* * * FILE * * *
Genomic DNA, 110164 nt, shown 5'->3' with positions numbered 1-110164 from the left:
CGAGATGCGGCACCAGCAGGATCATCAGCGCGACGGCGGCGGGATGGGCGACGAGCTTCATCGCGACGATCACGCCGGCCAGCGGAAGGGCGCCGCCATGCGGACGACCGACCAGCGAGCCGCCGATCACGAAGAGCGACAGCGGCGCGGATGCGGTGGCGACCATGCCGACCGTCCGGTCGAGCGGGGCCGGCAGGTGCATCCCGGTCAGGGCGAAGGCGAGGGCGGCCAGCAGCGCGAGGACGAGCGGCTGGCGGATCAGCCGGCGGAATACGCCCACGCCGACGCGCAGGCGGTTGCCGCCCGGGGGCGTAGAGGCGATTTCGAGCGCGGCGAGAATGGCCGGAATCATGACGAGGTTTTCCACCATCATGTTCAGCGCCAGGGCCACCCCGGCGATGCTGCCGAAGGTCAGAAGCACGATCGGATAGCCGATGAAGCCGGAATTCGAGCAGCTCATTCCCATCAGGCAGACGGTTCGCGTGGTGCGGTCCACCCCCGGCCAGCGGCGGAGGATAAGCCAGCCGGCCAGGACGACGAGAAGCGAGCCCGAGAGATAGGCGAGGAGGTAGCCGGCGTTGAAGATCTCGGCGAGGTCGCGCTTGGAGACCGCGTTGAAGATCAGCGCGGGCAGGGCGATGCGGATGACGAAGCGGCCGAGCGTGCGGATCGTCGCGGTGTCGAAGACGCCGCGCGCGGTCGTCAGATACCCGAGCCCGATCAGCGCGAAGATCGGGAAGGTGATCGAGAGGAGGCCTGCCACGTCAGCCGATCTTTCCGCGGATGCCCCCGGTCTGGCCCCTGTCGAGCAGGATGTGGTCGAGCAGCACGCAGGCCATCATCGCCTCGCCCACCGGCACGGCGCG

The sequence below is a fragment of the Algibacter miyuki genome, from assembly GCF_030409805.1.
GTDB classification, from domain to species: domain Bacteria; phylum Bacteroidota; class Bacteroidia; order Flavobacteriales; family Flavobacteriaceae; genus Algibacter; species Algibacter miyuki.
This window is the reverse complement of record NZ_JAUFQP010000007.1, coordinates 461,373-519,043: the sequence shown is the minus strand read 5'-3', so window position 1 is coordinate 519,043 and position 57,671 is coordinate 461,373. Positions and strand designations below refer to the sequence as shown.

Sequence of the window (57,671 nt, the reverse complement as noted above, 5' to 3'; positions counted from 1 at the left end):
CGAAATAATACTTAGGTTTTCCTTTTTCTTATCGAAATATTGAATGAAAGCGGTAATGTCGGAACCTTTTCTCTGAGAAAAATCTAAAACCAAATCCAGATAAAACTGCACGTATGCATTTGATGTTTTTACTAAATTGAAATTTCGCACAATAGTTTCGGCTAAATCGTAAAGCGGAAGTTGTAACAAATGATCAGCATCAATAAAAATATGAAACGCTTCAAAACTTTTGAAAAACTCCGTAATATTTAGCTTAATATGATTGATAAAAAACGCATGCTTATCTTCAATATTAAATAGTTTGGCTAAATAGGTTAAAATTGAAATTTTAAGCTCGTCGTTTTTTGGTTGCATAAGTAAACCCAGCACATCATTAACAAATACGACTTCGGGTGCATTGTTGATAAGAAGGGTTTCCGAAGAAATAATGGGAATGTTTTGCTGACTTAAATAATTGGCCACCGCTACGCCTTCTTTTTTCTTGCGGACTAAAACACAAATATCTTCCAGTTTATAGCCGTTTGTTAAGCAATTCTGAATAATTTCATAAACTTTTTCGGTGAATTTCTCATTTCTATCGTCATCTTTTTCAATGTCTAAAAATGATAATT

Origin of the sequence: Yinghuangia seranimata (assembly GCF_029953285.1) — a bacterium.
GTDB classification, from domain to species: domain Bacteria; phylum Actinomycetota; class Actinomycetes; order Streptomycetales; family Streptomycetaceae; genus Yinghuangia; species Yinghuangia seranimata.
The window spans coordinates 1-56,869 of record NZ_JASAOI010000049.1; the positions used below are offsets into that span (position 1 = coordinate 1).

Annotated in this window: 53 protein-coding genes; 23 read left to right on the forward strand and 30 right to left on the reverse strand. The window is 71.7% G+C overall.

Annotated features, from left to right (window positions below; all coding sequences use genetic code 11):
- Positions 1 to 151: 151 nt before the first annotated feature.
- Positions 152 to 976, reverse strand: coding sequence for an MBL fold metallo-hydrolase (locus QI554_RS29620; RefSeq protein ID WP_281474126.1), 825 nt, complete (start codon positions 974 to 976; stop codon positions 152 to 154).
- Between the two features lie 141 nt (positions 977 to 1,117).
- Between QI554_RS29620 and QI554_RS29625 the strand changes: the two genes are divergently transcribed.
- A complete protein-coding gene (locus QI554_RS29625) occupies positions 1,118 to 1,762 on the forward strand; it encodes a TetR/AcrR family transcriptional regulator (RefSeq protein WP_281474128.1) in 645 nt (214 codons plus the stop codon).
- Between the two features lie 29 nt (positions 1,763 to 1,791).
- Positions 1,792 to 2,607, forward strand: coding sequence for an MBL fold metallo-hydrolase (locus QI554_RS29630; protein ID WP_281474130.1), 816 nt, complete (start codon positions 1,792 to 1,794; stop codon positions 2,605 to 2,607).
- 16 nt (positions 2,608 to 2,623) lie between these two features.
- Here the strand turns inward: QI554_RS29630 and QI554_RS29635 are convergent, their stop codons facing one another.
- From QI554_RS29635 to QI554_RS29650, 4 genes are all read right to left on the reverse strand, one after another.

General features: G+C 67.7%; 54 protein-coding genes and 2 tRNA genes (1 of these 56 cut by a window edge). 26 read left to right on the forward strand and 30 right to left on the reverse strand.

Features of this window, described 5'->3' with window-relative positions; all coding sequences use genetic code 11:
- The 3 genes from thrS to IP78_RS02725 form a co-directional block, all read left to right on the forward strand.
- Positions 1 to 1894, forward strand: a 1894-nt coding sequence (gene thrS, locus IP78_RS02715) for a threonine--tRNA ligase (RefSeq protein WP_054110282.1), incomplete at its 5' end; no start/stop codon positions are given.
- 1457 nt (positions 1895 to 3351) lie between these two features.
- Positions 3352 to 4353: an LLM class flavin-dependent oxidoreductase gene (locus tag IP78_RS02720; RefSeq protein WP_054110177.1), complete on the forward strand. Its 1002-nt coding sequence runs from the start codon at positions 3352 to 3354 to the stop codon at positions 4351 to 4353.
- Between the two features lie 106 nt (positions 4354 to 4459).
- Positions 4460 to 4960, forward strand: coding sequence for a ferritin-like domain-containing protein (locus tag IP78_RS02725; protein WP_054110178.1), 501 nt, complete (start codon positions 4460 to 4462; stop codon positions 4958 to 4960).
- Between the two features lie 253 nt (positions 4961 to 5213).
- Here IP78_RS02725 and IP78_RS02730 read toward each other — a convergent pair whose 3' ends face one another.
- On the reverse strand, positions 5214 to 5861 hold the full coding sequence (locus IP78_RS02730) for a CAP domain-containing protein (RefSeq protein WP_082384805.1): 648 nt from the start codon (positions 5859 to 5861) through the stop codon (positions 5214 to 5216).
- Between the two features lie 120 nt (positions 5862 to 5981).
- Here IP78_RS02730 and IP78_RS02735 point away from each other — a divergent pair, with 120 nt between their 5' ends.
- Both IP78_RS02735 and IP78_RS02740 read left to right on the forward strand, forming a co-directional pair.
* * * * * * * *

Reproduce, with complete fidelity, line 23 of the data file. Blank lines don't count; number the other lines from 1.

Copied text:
General features: G+C 67.7%; 54 protein-coding genes and 2 tRNA genes (1 of these 56 cut by a window edge). 26 read left to right on the forward strand and 30 right to left on the reverse strand.